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The effects of a high-animal- and a high-vegetable-protein diet on mineral balance and bowel function of young men

Published online by Cambridge University Press:  09 March 2007

W. Van Dokkum
Affiliation:
Department of Human Nutrition, TNO-CIVO Toxicology and Nutrition Institute, PO Box 360, 3700 AJ Zeist, The Netherlands
Anneke Wesstra
Affiliation:
Department of Human Nutrition, TNO-CIVO Toxicology and Nutrition Institute, PO Box 360, 3700 AJ Zeist, The Netherlands
R. Luyken
Affiliation:
Department of Human Nutrition, TNO-CIVO Toxicology and Nutrition Institute, PO Box 360, 3700 AJ Zeist, The Netherlands
R. J. J. Hermus
Affiliation:
Department of Human Nutrition, TNO-CIVO Toxicology and Nutrition Institute, PO Box 360, 3700 AJ Zeist, The Netherlands
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Abstract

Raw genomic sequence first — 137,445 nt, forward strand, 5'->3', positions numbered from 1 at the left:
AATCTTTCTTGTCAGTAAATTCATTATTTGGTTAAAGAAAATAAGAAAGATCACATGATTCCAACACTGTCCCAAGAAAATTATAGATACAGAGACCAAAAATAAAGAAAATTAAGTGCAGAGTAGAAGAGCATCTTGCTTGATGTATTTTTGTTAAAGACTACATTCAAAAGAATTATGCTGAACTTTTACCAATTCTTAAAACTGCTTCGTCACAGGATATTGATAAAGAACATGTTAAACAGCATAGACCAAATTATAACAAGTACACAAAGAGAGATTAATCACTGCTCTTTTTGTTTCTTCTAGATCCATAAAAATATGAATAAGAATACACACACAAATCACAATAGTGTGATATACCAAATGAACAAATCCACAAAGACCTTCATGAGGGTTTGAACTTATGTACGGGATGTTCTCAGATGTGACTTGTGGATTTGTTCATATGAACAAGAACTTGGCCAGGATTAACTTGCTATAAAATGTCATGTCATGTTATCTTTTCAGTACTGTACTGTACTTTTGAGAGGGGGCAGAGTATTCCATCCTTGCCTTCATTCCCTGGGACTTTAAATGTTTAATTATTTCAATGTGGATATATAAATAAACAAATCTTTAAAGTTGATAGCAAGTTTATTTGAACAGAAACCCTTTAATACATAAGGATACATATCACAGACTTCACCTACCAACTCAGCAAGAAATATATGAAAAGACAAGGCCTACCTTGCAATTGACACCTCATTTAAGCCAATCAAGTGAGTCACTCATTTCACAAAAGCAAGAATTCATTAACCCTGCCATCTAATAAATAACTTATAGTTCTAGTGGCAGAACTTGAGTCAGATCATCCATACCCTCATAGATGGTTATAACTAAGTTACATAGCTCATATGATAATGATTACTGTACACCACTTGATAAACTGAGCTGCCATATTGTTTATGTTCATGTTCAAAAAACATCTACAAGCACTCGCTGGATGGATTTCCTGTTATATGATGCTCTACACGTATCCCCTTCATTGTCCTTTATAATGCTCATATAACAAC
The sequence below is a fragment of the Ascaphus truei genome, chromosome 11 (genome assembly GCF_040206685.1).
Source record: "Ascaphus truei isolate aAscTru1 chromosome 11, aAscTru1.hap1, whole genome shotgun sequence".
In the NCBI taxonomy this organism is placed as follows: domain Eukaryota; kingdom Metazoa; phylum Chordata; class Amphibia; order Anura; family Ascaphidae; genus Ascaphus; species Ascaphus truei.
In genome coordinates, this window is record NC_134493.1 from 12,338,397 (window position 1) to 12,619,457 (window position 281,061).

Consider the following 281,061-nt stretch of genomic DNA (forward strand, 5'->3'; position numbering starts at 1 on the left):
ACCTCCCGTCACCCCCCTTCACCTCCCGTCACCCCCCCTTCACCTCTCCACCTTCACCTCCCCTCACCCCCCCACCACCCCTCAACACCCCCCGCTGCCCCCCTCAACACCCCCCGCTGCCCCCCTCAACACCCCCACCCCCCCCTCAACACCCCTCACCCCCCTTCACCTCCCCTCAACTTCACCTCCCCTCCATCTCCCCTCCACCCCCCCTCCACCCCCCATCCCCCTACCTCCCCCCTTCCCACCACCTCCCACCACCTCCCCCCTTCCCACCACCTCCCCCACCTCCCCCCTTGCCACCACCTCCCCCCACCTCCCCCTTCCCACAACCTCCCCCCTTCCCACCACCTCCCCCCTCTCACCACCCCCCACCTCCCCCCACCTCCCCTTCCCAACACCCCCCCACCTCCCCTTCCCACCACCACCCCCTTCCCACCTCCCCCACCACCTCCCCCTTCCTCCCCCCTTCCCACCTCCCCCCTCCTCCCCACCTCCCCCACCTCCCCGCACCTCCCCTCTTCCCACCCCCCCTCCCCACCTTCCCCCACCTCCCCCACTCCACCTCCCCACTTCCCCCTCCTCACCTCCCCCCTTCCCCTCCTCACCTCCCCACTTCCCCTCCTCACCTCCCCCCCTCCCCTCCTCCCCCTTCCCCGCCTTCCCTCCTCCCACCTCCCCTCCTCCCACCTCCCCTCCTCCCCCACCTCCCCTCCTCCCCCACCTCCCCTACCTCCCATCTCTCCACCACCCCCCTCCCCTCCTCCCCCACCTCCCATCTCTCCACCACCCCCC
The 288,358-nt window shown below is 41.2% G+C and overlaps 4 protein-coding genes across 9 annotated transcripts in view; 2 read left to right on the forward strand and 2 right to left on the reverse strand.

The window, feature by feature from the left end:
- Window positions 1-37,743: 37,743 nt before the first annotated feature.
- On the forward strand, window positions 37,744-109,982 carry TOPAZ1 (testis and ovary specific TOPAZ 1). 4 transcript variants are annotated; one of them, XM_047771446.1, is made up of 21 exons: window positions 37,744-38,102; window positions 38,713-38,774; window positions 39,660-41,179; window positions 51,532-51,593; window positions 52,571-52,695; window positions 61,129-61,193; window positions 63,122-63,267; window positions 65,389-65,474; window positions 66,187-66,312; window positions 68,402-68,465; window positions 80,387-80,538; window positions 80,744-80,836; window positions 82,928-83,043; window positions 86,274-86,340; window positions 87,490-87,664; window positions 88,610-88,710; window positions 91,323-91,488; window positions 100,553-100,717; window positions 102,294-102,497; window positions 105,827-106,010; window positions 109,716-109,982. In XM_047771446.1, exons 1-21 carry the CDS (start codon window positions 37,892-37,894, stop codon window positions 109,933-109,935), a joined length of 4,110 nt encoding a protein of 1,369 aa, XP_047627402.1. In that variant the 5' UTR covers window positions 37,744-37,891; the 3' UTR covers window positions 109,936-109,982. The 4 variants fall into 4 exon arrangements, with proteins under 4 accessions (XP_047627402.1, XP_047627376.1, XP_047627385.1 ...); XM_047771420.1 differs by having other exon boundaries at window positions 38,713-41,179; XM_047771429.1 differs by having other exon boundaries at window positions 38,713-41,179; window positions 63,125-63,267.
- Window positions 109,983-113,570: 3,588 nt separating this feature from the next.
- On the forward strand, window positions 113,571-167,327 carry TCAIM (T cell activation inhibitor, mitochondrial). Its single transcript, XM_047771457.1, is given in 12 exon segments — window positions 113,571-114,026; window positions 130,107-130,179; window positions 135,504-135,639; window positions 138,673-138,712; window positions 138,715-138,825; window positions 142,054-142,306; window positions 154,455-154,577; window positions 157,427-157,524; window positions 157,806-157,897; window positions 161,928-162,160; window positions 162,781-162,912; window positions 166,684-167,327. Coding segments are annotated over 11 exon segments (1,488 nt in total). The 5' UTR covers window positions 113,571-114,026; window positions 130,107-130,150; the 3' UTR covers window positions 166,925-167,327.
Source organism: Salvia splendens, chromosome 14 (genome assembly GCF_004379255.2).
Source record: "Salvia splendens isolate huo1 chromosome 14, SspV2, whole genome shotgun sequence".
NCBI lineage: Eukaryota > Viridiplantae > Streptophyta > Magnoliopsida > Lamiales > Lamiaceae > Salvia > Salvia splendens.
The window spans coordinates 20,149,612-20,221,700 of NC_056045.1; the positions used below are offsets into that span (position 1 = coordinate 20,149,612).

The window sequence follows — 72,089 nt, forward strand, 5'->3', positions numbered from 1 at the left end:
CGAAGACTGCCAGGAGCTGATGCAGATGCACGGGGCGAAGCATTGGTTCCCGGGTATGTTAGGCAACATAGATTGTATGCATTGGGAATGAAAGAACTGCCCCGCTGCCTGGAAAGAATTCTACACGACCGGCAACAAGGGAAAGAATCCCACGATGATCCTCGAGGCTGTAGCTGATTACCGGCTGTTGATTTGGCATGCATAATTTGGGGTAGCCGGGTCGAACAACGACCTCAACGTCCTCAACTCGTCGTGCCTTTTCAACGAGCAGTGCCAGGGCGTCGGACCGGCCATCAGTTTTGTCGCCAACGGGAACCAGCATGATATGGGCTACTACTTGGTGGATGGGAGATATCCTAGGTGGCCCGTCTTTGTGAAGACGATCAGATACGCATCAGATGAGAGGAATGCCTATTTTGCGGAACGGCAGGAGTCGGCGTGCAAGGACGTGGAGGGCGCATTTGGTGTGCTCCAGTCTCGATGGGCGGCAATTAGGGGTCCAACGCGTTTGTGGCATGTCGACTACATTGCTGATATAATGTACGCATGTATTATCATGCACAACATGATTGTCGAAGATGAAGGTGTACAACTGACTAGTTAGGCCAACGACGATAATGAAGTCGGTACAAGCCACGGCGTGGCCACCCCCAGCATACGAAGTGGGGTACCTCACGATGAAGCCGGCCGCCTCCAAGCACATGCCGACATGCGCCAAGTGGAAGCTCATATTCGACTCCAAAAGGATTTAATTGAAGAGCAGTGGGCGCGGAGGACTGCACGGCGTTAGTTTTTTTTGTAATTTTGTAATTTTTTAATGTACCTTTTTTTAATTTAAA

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1. Twelve young men were given for periods of 20 d, each of three mixed diets, namely a low-protein (LP) diet (9% total energy as protein, 67% of animal origin), a high-animal-protein (HA) diet (16% total energy as protein, 67% of animal origin) and a high-vegetable-protein (HV) diet (16% total energy as protein, 67% of vegetable origin). Retention of calcium, magnesium, iron, zinc and copper as well as various bowel function indices were investigated during each dietary period.

2. Neither the HA diet nor the HV diet changed the retention of the minerals considerably. Only Fe balance decreased significantly on the HV diet.

3. Substituting the HV diet for the HA diet resulted in significant increases in faecal wet weight (17 g/d), defaecation frequency (0.12 stools/d), faecal volatile fatty acids (2.6 mmol/d) and a decrease in faecal bile acids (128 μmol/d).

4. It is concluded that a HV diet, rather than a HA diet is to be recommended with respect to bowel function, whereas the HV diet does not necessarily have a significant influence on mineral retention.

Type
Papers of direct relevance to Clinical and Human Nutrition
Copyright
Copyright © The Nutrition Society 1986

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